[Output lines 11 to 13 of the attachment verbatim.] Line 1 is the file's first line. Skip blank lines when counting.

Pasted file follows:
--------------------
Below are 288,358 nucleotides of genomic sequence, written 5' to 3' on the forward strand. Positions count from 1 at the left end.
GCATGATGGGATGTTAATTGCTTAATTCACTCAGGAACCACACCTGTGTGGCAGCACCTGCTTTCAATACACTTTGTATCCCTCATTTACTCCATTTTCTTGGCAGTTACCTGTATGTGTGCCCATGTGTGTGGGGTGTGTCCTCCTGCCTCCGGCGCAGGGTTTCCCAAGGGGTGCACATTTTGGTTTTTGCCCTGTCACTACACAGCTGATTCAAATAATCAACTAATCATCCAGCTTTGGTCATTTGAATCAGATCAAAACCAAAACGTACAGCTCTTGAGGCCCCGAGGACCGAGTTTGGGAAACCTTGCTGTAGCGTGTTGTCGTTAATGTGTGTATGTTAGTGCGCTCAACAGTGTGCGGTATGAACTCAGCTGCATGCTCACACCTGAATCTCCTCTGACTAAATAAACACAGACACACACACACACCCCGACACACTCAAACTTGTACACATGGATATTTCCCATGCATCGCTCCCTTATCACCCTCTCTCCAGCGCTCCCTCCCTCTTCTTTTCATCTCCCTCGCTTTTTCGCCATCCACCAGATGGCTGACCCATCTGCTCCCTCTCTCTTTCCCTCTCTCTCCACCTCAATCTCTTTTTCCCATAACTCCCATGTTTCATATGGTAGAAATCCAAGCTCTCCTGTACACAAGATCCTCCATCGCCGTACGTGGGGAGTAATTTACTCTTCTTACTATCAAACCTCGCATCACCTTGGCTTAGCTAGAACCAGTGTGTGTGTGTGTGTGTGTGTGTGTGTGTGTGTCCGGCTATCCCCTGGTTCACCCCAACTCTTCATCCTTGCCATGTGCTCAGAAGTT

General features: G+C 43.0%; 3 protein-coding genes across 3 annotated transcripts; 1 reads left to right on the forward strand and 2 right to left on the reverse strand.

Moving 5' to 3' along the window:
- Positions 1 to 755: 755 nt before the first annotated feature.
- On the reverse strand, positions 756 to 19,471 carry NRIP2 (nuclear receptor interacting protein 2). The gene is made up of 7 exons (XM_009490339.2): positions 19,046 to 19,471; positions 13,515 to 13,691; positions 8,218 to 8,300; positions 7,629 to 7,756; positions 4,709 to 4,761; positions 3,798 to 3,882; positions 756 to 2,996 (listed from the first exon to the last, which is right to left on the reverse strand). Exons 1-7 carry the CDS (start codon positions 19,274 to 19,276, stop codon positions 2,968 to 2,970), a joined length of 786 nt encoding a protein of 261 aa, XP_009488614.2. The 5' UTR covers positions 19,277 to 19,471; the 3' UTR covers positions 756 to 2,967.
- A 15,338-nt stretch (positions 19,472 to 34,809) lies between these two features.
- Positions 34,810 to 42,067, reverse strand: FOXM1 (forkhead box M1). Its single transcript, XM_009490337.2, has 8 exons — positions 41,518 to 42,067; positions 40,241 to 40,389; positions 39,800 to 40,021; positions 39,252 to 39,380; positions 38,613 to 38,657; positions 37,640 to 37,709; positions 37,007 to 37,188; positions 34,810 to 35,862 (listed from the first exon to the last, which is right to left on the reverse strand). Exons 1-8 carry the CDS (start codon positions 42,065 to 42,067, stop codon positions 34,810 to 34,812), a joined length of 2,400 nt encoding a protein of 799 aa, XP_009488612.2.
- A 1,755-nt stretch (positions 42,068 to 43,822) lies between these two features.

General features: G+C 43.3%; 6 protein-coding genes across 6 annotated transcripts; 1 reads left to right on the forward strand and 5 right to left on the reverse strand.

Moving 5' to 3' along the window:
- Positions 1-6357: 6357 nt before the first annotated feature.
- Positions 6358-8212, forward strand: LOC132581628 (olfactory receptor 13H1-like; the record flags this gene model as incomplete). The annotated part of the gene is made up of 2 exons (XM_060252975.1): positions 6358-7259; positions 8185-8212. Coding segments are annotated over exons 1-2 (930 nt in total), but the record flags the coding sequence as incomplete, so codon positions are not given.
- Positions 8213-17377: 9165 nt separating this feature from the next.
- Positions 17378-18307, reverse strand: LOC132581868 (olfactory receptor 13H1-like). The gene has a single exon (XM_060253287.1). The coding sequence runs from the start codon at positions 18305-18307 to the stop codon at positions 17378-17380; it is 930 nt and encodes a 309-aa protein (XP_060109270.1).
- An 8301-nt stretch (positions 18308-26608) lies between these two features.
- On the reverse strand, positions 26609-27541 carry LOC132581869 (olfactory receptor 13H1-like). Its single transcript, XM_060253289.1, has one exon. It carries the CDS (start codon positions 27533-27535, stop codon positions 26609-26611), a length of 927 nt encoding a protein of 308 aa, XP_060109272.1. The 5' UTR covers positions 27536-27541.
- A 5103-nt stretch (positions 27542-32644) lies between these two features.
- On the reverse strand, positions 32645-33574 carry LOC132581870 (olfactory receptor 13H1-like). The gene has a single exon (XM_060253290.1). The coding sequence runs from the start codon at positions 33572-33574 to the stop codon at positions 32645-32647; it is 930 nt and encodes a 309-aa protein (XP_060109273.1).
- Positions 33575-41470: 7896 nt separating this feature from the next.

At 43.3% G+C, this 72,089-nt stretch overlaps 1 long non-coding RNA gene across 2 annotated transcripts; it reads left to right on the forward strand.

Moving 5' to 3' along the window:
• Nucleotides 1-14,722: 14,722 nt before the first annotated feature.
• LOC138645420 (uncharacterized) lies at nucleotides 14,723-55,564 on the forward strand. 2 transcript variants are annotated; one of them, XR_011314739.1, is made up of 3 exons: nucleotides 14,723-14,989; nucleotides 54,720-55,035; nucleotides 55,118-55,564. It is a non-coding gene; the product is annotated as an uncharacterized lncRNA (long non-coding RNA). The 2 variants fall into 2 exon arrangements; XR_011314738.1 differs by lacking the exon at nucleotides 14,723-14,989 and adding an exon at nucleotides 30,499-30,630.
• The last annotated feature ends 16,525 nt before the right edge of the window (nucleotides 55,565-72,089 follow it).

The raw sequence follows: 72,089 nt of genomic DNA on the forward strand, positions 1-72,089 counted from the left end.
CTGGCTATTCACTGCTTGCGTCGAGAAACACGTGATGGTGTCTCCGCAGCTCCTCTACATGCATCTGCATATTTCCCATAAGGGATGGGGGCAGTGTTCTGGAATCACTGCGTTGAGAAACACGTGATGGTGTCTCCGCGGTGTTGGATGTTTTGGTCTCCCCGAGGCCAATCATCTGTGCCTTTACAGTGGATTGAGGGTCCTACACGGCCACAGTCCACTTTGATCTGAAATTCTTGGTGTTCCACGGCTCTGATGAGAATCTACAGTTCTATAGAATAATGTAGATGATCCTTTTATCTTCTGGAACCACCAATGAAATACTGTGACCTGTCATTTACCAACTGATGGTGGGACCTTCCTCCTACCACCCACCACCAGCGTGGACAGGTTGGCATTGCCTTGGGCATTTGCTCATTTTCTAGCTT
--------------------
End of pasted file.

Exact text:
Moving 5' to 3' along the window:
- Positions 1-6357: 6357 nt before the first annotated feature.
- Positions 6358-8212, forward strand: LOC132581628 (olfactory receptor 13H1-like; the record flags this gene model as incomplete). The annotated part of the gene is made up of 2 exons (XM_060252975.1): positions 6358-7259; positions 8185-8212. Coding segments are annotated over exons 1-2 (930 nt in total), but the record flags the coding sequence as incomplete, so codon positions are not given.